“We began to ship paper all over the world,” Ray Ferriola says. “At one point, we had customers shipping 30 pallets of printed sublimation paper a week to China from our New Jersey factory. We knew the shelf life for this was short, so we decided to try to find a new direction for the company.”
Donray partnered with a printing company in Taiwan to accommodate its growing paper orders. Prepress and sampling were completed in Parsippany, and color-corrected files and approved samples were sent to the Taiwan factory for printing using Donray inks and paper.
Ray Ferriola and his team worked diligently to profile Taiwan’s offset press so that it was harmonious with their own presses. For four years, Donray used this strategy to supply high-quality printed sublimation paper to China factories.
“This gave us the time and opportunity to redirect our domestic plant from a service-printer mentality to a finished-product mentality,” Ray Ferriola says. “While we still supply sublimation paper to domestic manufacturers, much of our business now is in finished products. We produce promotional floor mats, banners, fanwear, placemats, pillows, tote bags and a host of other sublimated products utilizing our printing expertise with various sewing and finishing factories in the area.”
Ever evolving, Donray consistently pursues new sublimation products to offer to its customers, angling to produce them on-site or find the right local partner to aid in production. The company also intends to import or purchase sublimation friendly products, such as towels, fleece blankets, T-shirts, bandanas,
Current Trends & Future Plans
The Donray team constantly has one eye on current trends and the other on the novelty of tomorrow.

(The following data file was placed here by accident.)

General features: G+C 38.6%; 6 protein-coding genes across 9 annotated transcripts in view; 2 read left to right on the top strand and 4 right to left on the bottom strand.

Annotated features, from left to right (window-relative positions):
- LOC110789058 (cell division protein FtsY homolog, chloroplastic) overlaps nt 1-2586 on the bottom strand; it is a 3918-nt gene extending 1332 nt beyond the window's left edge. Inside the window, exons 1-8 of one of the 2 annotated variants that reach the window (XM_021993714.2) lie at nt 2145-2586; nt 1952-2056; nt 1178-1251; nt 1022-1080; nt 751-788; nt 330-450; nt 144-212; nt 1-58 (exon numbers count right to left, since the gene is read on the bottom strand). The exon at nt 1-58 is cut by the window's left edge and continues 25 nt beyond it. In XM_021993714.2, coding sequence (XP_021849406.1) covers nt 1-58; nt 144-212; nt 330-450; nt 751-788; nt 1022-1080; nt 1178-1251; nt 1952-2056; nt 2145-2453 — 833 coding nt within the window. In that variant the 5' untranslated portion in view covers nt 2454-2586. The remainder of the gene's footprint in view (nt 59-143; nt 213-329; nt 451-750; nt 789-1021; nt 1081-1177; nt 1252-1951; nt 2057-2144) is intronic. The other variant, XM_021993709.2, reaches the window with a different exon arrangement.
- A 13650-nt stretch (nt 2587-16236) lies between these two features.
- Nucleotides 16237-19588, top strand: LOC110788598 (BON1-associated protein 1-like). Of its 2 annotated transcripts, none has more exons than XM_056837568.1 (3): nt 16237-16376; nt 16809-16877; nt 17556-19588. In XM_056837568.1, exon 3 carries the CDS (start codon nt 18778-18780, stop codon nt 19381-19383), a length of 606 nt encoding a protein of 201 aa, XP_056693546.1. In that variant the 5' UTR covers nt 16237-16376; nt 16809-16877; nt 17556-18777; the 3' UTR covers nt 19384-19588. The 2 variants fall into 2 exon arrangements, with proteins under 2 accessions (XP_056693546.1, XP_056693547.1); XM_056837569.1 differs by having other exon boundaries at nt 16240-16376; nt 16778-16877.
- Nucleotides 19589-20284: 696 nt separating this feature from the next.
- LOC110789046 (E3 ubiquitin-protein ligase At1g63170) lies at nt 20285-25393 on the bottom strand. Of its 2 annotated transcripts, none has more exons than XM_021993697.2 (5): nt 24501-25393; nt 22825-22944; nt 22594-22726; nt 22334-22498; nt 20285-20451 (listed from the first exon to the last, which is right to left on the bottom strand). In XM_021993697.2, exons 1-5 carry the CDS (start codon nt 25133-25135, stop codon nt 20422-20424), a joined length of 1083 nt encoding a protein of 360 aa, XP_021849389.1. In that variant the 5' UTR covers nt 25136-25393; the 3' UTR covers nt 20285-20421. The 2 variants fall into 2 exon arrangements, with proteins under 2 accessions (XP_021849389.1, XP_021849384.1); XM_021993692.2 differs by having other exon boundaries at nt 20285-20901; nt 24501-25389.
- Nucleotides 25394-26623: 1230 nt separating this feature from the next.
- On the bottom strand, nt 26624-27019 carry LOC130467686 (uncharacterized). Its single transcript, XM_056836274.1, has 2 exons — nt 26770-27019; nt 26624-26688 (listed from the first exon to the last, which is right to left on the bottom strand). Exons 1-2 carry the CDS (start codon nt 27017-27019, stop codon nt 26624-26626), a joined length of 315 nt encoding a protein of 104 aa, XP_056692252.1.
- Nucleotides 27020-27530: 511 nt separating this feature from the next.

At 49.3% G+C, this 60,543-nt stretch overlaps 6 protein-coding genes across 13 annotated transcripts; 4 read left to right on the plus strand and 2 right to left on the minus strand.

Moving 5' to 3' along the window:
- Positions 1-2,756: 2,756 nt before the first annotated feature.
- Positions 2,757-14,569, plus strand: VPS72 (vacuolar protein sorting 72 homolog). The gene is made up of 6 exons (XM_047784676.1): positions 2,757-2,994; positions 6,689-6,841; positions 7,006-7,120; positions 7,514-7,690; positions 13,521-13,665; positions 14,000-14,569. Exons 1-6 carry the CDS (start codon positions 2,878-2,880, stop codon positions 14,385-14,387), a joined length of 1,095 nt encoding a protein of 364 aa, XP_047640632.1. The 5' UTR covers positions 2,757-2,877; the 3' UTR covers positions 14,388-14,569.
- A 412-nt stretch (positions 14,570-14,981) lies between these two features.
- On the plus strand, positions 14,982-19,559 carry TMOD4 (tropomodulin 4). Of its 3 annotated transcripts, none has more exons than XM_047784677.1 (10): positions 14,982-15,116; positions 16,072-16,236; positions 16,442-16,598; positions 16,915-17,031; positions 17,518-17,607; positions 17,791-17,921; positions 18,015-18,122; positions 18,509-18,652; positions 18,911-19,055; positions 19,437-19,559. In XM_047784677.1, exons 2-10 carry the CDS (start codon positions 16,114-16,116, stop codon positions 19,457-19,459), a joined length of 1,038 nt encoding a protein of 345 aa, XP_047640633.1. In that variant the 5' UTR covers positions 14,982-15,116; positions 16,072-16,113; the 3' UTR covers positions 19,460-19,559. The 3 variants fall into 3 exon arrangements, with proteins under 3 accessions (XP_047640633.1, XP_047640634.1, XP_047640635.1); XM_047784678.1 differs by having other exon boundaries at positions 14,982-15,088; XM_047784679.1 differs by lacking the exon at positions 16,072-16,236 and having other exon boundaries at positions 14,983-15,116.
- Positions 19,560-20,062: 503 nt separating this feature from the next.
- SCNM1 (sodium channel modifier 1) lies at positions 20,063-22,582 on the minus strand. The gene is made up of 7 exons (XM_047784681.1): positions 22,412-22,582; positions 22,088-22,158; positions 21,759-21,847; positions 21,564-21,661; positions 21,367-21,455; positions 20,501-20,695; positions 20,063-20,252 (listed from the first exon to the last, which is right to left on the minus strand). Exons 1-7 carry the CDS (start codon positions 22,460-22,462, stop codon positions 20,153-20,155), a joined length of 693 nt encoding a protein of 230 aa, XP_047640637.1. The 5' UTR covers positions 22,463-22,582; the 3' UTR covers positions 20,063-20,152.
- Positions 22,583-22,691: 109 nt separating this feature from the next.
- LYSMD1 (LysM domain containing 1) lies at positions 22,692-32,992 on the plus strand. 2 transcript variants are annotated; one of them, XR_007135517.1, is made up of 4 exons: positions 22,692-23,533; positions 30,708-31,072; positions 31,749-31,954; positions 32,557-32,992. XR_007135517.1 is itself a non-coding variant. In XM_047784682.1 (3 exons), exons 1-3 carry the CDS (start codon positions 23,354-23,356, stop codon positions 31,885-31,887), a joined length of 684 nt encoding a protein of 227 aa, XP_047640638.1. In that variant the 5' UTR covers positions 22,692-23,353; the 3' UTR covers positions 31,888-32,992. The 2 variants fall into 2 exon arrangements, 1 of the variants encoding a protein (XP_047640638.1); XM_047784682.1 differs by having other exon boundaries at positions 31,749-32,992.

“The beauty of sublimation is the reproduction of photo-quality artwork,” Ray Ferriola says. “This lends itself perfectly to on-demand printing, with the end customer supplying a photograph to be reproduced on a product. This is the future of sublimation. As a service printer, our history was printing 10,000 units of one design; now, the industry is calling for printing one individual unit of 10,000 different designs.”
Digital sublimation printing also is becoming less expensive, allowing one-offs to be a natural fit for Donray. “Advances in software, digital printing, and packaging and shipping make this the future of this industry,” Ray Ferriola says. “There will always be a need for offset sublimation for manufacturers, but the bulk of the sublimation business now and in the future will be printing custom, small-run designs for individuals, clubs, teams etc. with the use of high-speed digital printing.”
Donray is continuing to pursue the on-demand market in search of fresh products that can help its customers increase their own sales and marketability. The company sells decorated, one-off, presewn 50″ x 60″ fleece blankets online, with plans to expand this to other sublimation products in the near future. Additionally, Donray plans to increase its in-house sewing/finishing capacity.
“Printing for manufacturers and helping them utilize the sublimation process will always be the focal point of our business,” Ray Ferriola says. “We hope to grow our business by offering new customers with in-house digital capabilities and the option to print offset paper at Donray when their orders are too large for their digital production to handle. We will continue to lend our expertise in the field to those new to the process in whatever capacity that can be of service to them.”
Donray Printing at a Glance
Company Name: Donray Printing
Address: 2 Eastmans Rd., Parsippany, N.J. 07054
No. of Employees: 25
Decorating Methods Offered: Sublimation printing
Company Website: donraysublimation.com